There is really only one way to restore a world that is dying and in disrepair: to make beauty where ugliness has set in. By beauty, I don’t mean a superficial attractiveness, though the word is commonly used in this way. Beauty is a loveliness admired in its entirety, not just at face value. The beauty I’m referring to is metabolized grief. It includes brokenness and fallibility, and in so doing, conveys for us something deliciously real.
It is a shame to be unaware of the shifts and changes that happen every day, every moment, right before your eyes. The little crinkles around her eyes that get ever-so-slightly deeper and wiser. The silver linings of her hair. The wonders of time and how they show their presence in such ways. You may think that a flower is simply a flower. A flower that looks and smells just as simply as it always has. Or that the ocean is simply salt water and blue. The flower is always moving, changing, blossoming, and giving life to the birds and the bees. The ocean’s tides rise and fall with the phases of the moon. The currents change direction. And depending on how the sun hits the water, the colors and shades of blue are in fact, infinite. Everything around you and everyone is always changing. Take time to smell the roses. Take time to watch the tide. Take time to see your love with new eyes. It would be a shame to miss it.
Her delight in the smallest things was like that of a child. There were days when she ran in the garden, like a child of ten, after a butterfly or a dragon-fly. This courtesan who had cost more money in bouquets than would have kept a whole family in comfort, would sometimes sit on the grass for an hour, examining the simple flower whose name she bore.
― Alexandre Dumas-fils, La Dame aux Camélias
I could feel a small polished stone sinking through the darkest waters of my heart. All those deep convoluted channels and passageways, and yet she managed to toss her pebble right down to the bottom of it all.
Ah, well, then you’ve never stood on a beach as the waves came crashing in, the water stretching out from you until it’s beyond sight, moving and blue and alive and so much bigger than even the black beyond seems because the ocean hides what it contains.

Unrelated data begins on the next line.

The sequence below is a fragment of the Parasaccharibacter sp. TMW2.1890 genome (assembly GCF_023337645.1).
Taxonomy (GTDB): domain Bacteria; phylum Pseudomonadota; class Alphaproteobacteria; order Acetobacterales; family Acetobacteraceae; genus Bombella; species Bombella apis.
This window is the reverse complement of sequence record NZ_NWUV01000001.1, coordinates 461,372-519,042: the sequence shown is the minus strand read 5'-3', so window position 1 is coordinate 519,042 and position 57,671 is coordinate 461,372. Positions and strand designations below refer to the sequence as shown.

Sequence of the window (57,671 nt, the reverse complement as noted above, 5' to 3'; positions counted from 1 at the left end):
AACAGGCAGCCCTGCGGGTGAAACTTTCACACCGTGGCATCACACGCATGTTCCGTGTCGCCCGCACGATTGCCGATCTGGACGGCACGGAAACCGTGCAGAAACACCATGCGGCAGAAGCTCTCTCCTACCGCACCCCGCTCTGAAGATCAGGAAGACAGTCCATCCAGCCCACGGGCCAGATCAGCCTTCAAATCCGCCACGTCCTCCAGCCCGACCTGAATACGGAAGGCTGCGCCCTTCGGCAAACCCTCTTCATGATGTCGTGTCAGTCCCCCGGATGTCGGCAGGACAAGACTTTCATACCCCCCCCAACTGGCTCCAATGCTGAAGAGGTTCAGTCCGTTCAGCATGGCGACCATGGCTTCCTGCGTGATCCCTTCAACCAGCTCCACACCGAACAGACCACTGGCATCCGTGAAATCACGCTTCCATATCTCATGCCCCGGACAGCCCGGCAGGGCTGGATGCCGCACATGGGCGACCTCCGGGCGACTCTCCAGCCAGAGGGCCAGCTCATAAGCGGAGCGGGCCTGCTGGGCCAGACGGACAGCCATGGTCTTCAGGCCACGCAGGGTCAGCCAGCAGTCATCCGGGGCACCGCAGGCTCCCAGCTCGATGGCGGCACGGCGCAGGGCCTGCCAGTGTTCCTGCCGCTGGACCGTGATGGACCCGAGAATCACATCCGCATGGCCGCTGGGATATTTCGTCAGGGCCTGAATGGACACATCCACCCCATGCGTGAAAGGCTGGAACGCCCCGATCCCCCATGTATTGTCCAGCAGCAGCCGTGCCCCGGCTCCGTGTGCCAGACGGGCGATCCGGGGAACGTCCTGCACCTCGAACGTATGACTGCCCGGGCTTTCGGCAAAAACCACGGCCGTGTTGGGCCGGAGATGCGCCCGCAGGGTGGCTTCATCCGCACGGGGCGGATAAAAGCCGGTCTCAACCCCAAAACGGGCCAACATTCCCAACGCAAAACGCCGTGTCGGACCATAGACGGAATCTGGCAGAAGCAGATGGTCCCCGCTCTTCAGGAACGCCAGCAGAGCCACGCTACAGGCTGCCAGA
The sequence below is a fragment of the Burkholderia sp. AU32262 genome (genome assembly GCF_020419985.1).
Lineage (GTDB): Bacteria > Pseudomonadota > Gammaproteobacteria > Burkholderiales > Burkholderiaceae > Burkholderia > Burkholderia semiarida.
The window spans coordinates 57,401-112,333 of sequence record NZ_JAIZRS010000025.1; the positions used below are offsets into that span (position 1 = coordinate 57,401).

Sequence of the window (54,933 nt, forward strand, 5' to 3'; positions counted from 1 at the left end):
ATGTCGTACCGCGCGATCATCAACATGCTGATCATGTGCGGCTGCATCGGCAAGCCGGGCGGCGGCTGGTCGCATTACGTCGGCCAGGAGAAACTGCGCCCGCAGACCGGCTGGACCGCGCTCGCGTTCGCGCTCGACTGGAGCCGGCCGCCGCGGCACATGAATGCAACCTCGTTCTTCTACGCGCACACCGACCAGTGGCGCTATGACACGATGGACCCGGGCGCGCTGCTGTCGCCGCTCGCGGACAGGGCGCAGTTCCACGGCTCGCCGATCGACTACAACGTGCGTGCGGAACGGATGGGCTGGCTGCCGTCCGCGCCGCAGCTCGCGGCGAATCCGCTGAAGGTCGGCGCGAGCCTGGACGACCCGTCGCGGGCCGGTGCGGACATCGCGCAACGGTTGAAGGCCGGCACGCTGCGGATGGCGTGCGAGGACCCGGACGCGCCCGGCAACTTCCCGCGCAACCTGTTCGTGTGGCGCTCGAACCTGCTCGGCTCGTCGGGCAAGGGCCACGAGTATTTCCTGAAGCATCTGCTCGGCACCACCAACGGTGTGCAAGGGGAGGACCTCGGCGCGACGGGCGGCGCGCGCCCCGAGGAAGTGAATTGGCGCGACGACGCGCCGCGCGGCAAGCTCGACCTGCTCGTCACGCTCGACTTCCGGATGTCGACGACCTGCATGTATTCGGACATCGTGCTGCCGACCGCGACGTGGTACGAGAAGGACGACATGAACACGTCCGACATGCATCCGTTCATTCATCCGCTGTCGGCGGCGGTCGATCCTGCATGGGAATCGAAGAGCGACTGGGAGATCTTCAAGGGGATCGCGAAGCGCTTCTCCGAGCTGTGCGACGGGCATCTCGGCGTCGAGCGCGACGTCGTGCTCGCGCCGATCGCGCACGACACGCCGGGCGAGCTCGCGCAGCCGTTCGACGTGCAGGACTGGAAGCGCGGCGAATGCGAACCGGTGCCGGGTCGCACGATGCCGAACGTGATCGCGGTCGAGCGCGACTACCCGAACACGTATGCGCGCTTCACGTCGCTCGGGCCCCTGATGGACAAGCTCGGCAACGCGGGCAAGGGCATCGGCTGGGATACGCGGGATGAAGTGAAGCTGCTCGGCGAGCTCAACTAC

It is impossible to express the experiences you have below the surface with words, when water gently caresses your face and body, the pulse decreases and your brain relaxes. You are immediately cut off from the stress and hustle of everyday life when you are below the surface – there are no noisy telephones or SMS messages, no inboxes full of mail, no electrical bills, or other trivialities of everyday life taking up time and energy. There is nothing connecting you to the surface but the same withheld breath that connects you to life. There is only you and a growing pressure on your chest that feels like a loving hug and the vibrations from the deep quiet tone of the sea. It is quite possible that this deep quiet tone is none other than the mantra Om, the sound of the universe, trickling life into every cell of your body.
I learned vulnerability is a bit like those Russian nesting dolls, the ones that get smaller and smaller in size when you twist the top off and pull another one out. In the end, you’re left with the tiniest doll, that one nugget. No more layers to take off. Nothing left but a surprise, the surprise of finding out the littlest doll is the most solid of them all. It doesn’t hide inside of itself.
―Hannah Brencher, If You Find This Letter: My Journey to Find Purpose Through Hundreds of Letters to Strangers
There are landscapes in which we feel above us not sky but space. Something larger, deeper than sky is sensed, is seen, although in such settings the sky itself is invariably immense. There is a place between the cerebrum and the stars where sky stops and space commences, and should we find ourselves on a particular prairie or mountaintop at a particular hour, our relationship with sky thins and loosens while our connection to space becomes solid as bone.